In the presented study, R1 resections were independently associated with worsened survival, and one of the observed eight local recurrences occurred after R1 resection, thus suggesting that radical tumor-free margins (R0) should remain a goal of surgery for GAC.

Consensus on the adequate length of proximal resection margin (PRM) in the case of gastrectomy for GAC is equally lacking, as the evidence upon which major guidelines are based (i.e., JGCA, NCCN, and ESMO guidelines) is poorly discussed. Several reports20,32,33,34,35 conclude that PRM length has no impact on OS, while other large series36 recommend a PRM of 2.1–4.0 cm in solitary-type and 4.1–6.0 cm in infiltrative GAC.

The JGCA guidelines indicate an individualized approach to PRM according to tumor stage and morphology, which may result in a more organ-sparing resection for patients with early non-infiltrative tumors. In our center, we sought to follow such a tailored approach guided by preoperative staging and intraoperative evaluation of the specimen and of frozen sections of the PRM, aiming at more conservative, organ-sparing oriented gastrectomies for GAC. On final pathology, we found about 75% of the consecutively collected 279 patients in whom JCGA guidelines had been effectively adhered to. On multivariable analysis, adequate margins according to JGCA guidelines were independently associated with improved OS. JGCA margin adequacy showed better discriminatory power for survival with respect to margin compliance following Western-based guidelines, as demonstrated by the higher C-index of the former with respect to NCCN and ESMO indications. Indeed, while margin adequacy according to JGCA and NCCN guidelines was significantly associated with improved overall survival on univariate analysis, this was not the case for adequacy to ESMO guidelines. This shows that an aggressive, demolitive surgical approach, such as that recommended by ESMO guidelines, may not lead to improved oncological outcomes while potentially compromising morbidity and quality of life. Although margin adequacy to any of the guidelines showed an association with improved TTR on univariate Cox regression analysis, JGCA had the lowest HR and the narrower CI (HR 0.336, 95% CI 0.205–0.551, p < 0.0001).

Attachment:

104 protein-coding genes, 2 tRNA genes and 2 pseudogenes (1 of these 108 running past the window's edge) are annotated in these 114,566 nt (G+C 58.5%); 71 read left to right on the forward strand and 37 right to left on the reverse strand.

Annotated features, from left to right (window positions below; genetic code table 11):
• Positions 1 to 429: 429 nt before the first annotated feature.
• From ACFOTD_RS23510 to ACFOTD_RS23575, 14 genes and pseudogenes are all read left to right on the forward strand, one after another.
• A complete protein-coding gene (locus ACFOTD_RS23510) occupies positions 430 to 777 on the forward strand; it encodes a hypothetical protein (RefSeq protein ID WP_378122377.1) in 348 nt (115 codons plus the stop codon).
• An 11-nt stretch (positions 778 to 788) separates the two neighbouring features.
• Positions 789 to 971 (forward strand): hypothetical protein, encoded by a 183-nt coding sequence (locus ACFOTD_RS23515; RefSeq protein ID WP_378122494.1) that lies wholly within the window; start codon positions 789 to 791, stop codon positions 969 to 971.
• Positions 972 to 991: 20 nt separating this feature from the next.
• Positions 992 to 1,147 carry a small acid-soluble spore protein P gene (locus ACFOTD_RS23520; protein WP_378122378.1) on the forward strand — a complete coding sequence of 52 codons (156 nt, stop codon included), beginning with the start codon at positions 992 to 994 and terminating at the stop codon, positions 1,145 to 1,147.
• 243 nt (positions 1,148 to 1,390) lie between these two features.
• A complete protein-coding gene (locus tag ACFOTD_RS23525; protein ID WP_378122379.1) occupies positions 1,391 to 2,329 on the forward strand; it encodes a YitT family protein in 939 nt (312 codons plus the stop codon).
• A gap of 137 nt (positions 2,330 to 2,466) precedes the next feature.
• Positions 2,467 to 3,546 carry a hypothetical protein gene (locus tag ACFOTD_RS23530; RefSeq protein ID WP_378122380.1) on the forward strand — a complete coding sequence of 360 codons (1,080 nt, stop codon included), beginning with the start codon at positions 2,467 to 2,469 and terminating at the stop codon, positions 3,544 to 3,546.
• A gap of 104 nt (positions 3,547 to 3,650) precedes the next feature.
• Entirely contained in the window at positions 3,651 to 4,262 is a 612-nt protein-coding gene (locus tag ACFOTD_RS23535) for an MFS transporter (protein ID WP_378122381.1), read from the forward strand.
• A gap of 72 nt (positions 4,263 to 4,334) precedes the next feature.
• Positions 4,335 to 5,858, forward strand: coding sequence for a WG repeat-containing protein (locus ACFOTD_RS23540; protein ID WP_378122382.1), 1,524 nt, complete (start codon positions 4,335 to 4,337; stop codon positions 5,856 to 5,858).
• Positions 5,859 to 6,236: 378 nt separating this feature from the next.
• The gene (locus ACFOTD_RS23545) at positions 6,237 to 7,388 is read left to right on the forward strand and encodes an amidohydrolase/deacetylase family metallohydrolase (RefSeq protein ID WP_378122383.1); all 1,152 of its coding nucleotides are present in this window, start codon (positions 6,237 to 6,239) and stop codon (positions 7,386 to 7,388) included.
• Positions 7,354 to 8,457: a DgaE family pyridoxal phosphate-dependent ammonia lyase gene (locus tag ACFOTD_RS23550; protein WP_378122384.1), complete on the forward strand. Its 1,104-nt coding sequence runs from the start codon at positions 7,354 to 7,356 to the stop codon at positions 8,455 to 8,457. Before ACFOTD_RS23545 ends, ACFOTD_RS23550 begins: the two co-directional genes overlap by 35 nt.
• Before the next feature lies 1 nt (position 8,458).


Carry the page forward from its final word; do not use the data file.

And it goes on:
To further evaluate the impact of JGCA recommendations on patients’ outcome, potential confounders were addressed. As JGCA-OUT patients were more likely to have a more advanced preoperative tumor stage with respect to JGCA-IN (T stage > T2 in 61.4% versus 40.7%; N+ in 57.1% versus 38.3%; preoperative stage > I in 76.1% versus 54.6%, respectively), leading to more frequent indication to TG (37.1% versus 15.8%), the achievement of adequate margins in that group might have been influenced by technical conditions related to the higher incidence of advanced tumors in unfavorable locations. In the case of inadequate distance from the PRM but with negative PRM on intraoperative frozen section analysis, the advanced preoperative stage and the intraoperative detection of macroscopically evident nodal disease may have prompted the decision not to perform a TG in the case of lesions located in the middle or lower part of the stomach and, similarly, not to extend the resection to the intrathoracic esophagus in the case of lesions located in the upper part of the stomach. To adjust the differences between patients meeting JGCA recommendations and those who did not, a PSM was applied; all JGCA-OUT patients found at least one match in the JGCA-IN group, and after PSM, the two groups became comparable. JGCA-IN patients maintained significantly better 5-year OS with respect to JGCA-OUT patients (64% versus 42%, p = 0.0007). Such improved survival could be partially explained by the improvement in RFS and LRFS observed when margins adhered to JGCA guidelines; indeed, although LRFS never reached significance, this could be due to the low number of patients who experienced a local recurrence, since an improved trend could be appreciated in JGCA-IN patients. These findings validate and further support the use of JGCA recommendations also in Western patients.